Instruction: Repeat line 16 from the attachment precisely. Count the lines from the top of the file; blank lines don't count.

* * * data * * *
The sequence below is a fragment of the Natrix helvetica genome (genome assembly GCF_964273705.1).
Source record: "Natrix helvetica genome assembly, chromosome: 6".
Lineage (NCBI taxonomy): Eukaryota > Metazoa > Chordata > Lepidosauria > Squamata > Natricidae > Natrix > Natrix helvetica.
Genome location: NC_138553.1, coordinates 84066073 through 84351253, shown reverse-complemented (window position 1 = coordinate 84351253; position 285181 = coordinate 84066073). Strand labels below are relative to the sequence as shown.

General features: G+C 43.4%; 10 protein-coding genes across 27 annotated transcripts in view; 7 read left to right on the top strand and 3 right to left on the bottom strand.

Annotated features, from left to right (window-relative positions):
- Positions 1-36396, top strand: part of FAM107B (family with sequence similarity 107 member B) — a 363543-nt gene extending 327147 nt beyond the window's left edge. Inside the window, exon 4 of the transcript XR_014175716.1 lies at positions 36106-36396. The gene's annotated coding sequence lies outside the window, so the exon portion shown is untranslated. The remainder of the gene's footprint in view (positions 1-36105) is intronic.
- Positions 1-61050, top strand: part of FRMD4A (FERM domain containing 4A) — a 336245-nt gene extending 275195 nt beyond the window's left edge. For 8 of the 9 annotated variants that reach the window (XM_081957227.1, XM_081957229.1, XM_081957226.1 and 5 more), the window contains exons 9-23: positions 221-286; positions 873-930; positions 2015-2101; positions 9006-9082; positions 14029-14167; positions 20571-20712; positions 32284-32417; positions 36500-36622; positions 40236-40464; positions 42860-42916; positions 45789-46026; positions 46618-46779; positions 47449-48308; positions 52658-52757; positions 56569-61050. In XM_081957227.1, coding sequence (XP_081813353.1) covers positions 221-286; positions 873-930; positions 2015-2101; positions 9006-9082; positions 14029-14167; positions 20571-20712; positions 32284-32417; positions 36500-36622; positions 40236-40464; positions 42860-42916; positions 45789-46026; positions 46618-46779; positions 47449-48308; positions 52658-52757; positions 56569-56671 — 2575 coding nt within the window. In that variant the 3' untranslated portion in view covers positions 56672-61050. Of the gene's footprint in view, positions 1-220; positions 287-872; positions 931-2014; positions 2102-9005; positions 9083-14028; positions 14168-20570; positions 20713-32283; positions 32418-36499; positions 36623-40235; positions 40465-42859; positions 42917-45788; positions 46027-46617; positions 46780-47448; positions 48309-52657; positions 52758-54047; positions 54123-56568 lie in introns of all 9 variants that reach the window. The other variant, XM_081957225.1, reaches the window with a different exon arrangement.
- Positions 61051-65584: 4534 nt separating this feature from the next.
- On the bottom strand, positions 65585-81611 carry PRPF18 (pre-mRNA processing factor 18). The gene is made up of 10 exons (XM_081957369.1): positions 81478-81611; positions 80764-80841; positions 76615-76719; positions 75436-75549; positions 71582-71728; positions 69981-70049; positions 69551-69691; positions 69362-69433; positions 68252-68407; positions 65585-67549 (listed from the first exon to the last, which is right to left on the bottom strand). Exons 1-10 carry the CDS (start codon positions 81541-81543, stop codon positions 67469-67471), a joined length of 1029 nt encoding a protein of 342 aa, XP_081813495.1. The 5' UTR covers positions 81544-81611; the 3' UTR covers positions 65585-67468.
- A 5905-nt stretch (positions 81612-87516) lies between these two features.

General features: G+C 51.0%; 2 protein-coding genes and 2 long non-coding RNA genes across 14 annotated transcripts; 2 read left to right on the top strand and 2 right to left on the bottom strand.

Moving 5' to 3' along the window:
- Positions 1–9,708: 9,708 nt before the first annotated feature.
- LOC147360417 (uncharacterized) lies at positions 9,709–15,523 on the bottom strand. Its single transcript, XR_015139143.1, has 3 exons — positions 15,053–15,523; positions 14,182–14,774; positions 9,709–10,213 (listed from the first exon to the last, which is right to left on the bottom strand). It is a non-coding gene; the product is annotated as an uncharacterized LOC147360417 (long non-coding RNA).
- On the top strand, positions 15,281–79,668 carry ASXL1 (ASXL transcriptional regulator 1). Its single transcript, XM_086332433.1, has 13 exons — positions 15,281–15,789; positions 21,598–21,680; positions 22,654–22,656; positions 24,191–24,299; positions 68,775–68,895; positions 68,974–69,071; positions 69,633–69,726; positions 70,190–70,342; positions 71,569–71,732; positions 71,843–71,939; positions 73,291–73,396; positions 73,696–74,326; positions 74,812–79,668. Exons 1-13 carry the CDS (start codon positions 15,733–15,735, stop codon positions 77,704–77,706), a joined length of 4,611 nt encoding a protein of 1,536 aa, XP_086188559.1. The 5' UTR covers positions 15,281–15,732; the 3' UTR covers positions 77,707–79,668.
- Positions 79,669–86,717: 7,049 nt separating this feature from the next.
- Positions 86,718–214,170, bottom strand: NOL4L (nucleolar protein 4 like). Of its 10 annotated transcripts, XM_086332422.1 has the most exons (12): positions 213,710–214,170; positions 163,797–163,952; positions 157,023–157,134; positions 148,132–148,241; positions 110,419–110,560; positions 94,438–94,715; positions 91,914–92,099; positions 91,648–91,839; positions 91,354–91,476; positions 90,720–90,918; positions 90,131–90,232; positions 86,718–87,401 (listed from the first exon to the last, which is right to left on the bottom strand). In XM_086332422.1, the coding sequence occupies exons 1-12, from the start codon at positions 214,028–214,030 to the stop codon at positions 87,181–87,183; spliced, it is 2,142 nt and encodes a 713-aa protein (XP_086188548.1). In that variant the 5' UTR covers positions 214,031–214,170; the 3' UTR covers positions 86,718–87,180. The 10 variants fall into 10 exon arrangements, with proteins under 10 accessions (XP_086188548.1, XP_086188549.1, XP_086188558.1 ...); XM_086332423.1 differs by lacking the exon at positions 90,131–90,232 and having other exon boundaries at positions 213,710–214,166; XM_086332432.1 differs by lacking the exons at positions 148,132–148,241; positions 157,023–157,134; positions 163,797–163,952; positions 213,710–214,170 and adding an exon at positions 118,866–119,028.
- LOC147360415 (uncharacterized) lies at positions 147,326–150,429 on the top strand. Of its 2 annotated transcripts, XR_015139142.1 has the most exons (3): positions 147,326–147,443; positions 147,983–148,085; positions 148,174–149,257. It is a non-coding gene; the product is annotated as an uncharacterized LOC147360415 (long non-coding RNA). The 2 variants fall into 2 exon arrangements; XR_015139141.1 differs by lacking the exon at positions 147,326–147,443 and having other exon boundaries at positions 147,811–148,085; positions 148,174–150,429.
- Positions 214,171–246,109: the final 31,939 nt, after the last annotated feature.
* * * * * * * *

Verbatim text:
- On the top strand, positions 15,281–79,668 carry ASXL1 (ASXL transcriptional regulator 1). Its single transcript, XM_086332433.1, has 13 exons — positions 15,281–15,789; positions 21,598–21,680; positions 22,654–22,656; positions 24,191–24,299; positions 68,775–68,895; positions 68,974–69,071; positions 69,633–69,726; positions 70,190–70,342; positions 71,569–71,732; positions 71,843–71,939; positions 73,291–73,396; positions 73,696–74,326; positions 74,812–79,668. Exons 1-13 carry the CDS (start codon positions 15,733–15,735, stop codon positions 77,704–77,706), a joined length of 4,611 nt encoding a protein of 1,536 aa, XP_086188559.1. The 5' UTR covers positions 15,281–15,732; the 3' UTR covers positions 77,707–79,668.